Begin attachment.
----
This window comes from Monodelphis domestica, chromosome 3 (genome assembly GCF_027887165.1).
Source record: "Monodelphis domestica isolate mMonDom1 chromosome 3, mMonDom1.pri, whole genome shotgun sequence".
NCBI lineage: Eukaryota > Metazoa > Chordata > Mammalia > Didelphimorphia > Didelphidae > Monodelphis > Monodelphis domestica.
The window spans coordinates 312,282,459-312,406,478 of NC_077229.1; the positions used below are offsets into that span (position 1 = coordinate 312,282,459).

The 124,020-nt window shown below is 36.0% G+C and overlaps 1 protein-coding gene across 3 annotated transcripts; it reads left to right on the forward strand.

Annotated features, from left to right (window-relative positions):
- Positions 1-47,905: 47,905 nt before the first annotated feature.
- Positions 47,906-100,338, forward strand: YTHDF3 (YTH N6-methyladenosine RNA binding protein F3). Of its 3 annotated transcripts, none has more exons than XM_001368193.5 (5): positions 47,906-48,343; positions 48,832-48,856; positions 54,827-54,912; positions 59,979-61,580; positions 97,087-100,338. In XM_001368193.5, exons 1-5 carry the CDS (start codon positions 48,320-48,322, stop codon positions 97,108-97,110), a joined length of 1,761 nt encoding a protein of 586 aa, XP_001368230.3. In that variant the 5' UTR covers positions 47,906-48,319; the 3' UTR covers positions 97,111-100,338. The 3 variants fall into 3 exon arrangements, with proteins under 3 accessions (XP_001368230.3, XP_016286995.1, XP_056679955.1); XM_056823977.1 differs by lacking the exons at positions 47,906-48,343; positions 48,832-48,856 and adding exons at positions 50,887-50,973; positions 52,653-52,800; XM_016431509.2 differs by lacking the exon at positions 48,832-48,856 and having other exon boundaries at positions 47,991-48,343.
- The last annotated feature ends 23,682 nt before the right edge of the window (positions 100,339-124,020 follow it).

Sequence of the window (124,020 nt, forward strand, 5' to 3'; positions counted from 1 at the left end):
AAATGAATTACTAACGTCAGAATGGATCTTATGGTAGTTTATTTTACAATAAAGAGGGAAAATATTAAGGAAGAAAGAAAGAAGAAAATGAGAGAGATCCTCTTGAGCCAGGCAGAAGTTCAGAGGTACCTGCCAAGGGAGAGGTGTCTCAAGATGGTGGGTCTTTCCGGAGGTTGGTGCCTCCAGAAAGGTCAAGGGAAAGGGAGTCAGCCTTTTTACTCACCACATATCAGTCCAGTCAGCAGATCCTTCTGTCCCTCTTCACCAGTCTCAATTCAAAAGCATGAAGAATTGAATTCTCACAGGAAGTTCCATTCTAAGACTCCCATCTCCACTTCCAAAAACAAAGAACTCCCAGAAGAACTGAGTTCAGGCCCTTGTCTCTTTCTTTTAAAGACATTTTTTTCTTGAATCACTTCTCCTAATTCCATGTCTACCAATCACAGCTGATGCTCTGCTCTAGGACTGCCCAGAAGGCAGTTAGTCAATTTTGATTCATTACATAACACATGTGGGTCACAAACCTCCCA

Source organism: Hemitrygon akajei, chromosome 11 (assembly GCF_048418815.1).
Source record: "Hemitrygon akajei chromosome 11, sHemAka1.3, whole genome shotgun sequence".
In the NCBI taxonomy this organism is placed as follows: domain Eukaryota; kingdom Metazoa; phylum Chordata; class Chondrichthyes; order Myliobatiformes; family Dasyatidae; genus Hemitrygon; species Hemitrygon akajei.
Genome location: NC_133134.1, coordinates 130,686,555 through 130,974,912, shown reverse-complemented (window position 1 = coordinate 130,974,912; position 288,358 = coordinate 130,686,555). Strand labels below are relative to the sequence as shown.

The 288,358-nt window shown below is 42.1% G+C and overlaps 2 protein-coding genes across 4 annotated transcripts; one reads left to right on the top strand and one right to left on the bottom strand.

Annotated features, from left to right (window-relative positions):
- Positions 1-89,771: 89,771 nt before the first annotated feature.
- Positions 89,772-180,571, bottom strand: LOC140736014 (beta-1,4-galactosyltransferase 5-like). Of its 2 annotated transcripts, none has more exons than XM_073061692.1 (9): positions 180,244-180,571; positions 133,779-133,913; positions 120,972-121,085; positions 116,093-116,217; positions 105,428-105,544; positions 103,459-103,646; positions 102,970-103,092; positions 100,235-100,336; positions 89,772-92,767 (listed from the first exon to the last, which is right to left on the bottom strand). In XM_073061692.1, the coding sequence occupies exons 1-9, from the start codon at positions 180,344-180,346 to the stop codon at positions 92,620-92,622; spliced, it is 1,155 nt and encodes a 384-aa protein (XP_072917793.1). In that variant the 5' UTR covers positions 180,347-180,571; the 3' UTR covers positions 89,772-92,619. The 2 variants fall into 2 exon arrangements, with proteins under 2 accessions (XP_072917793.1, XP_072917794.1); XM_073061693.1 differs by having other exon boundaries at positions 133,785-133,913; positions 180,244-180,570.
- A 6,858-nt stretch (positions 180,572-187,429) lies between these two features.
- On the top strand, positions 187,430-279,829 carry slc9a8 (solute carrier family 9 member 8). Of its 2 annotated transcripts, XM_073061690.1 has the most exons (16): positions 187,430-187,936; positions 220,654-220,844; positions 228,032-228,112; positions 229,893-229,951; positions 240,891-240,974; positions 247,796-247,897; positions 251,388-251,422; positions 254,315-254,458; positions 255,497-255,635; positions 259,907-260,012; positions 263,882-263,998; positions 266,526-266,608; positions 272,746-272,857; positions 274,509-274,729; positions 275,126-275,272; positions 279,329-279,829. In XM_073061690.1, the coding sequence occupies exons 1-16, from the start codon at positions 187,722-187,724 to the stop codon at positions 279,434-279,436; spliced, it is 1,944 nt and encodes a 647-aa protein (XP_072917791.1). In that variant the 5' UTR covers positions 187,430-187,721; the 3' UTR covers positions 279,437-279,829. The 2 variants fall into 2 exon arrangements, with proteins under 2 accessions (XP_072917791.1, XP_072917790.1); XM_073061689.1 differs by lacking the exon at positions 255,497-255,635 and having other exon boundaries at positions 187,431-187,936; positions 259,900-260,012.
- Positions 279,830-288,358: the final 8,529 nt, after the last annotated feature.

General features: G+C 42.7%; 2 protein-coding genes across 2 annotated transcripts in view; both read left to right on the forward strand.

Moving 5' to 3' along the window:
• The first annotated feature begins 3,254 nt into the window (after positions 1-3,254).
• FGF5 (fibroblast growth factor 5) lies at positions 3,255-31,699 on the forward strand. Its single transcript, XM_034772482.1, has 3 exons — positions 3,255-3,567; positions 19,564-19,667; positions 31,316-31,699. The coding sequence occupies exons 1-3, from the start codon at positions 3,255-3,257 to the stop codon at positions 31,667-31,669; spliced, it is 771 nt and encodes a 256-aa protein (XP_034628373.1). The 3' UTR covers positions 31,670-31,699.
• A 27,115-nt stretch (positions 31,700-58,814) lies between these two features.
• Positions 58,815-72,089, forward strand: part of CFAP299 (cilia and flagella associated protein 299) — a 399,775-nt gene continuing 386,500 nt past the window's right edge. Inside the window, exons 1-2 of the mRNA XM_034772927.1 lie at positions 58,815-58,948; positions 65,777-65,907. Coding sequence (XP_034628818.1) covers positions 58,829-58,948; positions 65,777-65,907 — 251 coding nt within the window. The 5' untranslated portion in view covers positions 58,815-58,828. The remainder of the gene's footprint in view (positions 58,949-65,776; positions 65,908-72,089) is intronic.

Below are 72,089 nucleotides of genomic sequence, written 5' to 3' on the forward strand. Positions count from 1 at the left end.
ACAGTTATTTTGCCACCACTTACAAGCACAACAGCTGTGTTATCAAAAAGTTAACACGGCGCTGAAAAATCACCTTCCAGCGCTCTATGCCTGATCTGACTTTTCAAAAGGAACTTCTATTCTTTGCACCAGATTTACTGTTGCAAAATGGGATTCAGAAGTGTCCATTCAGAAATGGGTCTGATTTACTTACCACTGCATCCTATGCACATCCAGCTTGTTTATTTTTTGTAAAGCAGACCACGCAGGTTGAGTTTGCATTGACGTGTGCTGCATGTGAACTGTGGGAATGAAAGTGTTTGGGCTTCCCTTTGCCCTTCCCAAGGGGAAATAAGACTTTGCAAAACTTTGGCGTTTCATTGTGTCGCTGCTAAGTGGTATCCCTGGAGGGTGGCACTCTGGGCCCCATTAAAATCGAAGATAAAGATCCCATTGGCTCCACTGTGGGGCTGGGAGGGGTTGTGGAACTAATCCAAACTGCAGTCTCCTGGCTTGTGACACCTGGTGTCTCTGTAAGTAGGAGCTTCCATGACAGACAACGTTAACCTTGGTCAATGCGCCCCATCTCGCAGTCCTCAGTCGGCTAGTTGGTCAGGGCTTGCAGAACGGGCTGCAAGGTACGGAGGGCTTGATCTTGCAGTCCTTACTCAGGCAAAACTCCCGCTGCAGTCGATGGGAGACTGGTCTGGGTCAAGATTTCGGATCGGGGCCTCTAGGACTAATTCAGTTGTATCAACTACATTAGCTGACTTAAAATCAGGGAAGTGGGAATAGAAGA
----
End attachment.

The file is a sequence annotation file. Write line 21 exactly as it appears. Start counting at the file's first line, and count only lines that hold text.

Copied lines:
- On the top strand, positions 187,430-279,829 carry slc9a8 (solute carrier family 9 member 8). Of its 2 annotated transcripts, XM_073061690.1 has the most exons (16): positions 187,430-187,936; positions 220,654-220,844; positions 228,032-228,112; positions 229,893-229,951; positions 240,891-240,974; positions 247,796-247,897; positions 251,388-251,422; positions 254,315-254,458; positions 255,497-255,635; positions 259,907-260,012; positions 263,882-263,998; positions 266,526-266,608; positions 272,746-272,857; positions 274,509-274,729; positions 275,126-275,272; positions 279,329-279,829. In XM_073061690.1, the coding sequence occupies exons 1-16, from the start codon at positions 187,722-187,724 to the stop codon at positions 279,434-279,436; spliced, it is 1,944 nt and encodes a 647-aa protein (XP_072917791.1). In that variant the 5' UTR covers positions 187,430-187,721; the 3' UTR covers positions 279,437-279,829. The 2 variants fall into 2 exon arrangements, with proteins under 2 accessions (XP_072917791.1, XP_072917790.1); XM_073061689.1 differs by lacking the exon at positions 255,497-255,635 and having other exon boundaries at positions 187,431-187,936; positions 259,900-260,012.